Two other members spoke up occasionally. The remaining four were quiet. Three members did not attend. And the council is down two legislative appointees from the House.

The council approved a few recommendations for future legislation and honestly, I can’t quite figure out what some of those proposals will look like since the members were, as I said, wordsmithing on the dais and taking parts from one draft, this section from another draft, keeping this idea for a separate bill, etc.

But let’s recap what the council approved and did not approve.

In the category of what will help make public meetings for members of the public body easier:

  • An amnesty for COVID-era decisions made by electronic means between March 2020 and July 1, 2021, provided they followed all of FOIA’s other rules.

  • A clarification on when public officials can go to informational meetings, political party meetings, meetings of other public bodies and other public fora without triggering FOIA’s meeting rules, plus a definition of “public business.” This last point was added without any consideration of the impact it might have on the half-dozen other places the term is used elsewhere in FOIA.

  • Letting those with disabilities and caregivers of those with disabilities count towards a quorum when they are participating remotely.

In the category of what will help the public:


Because, remember: they did not take up my suggestion to look at the use of the personnel records exemption, and they did not recommend the bill on hiding settlement amounts.

Now, to be fair, VCOG did not oppose some of the pro-government measures. VCOG was actively involved in trying to come up with solutions that dealt with the real fall-out from the Supreme Court cases but that also didn’t go past that. As we have done since our founding in 1996, we work collaboratively where we can and we hold our line where we must.

So this might sound like sour grapes — I didn’t win on many of these issues. But, believe me, I’ve been on the losing end of FOIA Council and legislative battles way more than I’d like to admit. I am intimately familiar with losing the policy argument, losing the vote.

That’s not it. The problem here is a FOIA Council heavily weighted to state and local government trying to tackle weighty issues of public policy and judicial interpretation basically on their own in short snippets of conversation in a compressed period of time.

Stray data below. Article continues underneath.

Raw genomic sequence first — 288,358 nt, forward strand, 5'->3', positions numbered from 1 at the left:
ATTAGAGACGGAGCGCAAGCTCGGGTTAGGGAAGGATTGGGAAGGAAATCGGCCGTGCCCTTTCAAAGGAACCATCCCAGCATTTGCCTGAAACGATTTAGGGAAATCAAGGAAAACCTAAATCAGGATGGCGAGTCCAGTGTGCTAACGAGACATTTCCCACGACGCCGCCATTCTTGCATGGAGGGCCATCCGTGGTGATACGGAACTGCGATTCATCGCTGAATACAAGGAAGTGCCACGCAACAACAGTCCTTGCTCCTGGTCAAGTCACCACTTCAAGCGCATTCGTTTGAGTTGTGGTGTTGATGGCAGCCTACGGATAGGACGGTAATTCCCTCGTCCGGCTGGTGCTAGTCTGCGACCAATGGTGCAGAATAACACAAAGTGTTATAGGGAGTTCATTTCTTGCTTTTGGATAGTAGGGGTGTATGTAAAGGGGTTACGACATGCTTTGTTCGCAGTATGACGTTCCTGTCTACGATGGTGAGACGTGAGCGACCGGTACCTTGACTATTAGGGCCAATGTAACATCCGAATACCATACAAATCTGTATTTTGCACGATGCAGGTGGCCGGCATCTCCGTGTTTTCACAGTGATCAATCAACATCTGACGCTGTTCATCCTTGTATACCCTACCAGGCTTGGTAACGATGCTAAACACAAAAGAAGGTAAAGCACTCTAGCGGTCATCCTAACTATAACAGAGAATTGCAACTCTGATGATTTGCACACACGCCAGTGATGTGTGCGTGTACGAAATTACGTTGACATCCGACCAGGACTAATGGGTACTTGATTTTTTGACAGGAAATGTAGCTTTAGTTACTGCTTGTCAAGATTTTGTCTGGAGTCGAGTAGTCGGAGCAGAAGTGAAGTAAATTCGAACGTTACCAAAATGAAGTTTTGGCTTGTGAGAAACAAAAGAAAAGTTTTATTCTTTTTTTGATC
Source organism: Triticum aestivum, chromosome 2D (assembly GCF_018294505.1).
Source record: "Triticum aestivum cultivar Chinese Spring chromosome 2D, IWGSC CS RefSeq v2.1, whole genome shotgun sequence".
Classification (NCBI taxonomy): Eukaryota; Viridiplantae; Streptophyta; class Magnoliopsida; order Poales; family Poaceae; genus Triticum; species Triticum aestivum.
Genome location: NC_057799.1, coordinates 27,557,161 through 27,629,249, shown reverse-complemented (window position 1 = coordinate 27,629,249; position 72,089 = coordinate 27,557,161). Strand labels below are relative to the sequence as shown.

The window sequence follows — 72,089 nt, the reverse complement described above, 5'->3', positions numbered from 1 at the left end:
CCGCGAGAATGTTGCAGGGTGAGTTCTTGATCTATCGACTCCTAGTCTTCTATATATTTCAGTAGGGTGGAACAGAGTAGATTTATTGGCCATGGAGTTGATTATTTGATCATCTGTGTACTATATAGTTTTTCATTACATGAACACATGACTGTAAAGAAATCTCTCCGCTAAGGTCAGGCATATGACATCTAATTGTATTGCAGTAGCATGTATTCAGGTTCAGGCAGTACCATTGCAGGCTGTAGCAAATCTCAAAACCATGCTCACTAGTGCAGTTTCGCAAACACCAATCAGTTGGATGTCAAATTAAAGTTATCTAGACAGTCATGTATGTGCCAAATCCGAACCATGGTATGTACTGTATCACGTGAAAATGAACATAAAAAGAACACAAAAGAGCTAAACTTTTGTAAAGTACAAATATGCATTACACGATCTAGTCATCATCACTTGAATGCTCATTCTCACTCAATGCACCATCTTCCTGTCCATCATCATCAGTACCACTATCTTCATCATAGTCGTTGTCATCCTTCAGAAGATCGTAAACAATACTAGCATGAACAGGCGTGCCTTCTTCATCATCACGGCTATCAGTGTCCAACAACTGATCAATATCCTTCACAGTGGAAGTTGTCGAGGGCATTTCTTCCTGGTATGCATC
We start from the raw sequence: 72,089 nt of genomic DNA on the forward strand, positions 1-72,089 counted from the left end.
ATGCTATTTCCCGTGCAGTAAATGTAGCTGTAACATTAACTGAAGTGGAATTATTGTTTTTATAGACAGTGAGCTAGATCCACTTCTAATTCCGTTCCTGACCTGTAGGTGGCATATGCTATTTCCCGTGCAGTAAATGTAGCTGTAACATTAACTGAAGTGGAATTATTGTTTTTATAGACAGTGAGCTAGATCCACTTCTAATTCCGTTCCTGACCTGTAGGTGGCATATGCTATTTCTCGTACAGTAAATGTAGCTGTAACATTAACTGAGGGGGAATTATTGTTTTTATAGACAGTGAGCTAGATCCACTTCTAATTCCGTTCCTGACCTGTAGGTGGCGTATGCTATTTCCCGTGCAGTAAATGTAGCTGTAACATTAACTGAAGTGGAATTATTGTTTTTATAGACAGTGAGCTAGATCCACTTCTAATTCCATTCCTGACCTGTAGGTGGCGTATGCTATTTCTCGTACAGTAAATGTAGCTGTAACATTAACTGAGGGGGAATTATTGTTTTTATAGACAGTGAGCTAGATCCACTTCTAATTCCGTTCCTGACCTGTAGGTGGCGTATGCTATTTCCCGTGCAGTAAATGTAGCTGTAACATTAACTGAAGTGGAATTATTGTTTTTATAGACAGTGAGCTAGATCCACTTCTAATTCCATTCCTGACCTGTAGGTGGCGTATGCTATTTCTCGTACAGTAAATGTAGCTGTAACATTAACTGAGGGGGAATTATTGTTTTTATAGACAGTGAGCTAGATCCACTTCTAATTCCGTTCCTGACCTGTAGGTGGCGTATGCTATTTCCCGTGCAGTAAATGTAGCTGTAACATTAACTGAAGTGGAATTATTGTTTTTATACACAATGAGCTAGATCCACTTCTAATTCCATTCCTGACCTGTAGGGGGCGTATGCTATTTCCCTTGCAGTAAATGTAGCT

The council has got to get back to its original way of operating, which was to work on compromise language. Go back to the council’s annual reports and you’ll see unanimous recommendations. You’ll see endorsements from entities that often conflict. You’ll see back and forth and agreed-upon language. Amendments added to alleviate concerns. Language tightened up right there on the spot, not with a nod to staff to “bring us back something.”

The council needs to return to a full complement of members, and not all from state and local government or law firms that represent state and local government. How about a genealogist? A reporter? An academic? An advocate? John or Jane Q. Public?

The council needs to meet quarterly, at a minimum. Members need to show up to full council meetings and for the meetings of the subcommittees they’re on. Subcommittees need to start early, meet often, iron out the nubbly details before handing recommendations to the full council. Subcommittees need to operate more workgroups or task forces. Because what you see now is the council acting more like a legislative committee. It’s about who can get enough votes from the council members who show up.

Whipping votes and counting noses may be well and good for the General Assembly, but for a council whose job it is “to encourage and facilitate compliance with the Freedom of Information Act,” that’s no way to run a hamburger stand.



This is about the council as a body, not about the day-to-day work that the council’s director and senior attorney do answering calls, writing opinions, doing training sessions, etc.


VCOG was actively involved in drawing up the legislation to establish the FOIA Council in the 2000 legislature. Our founding director had the directors of similar offices in New York, Connecticut and Indiana come and talk to a legislative study that was rewriting FOIA to tell them about their experiences.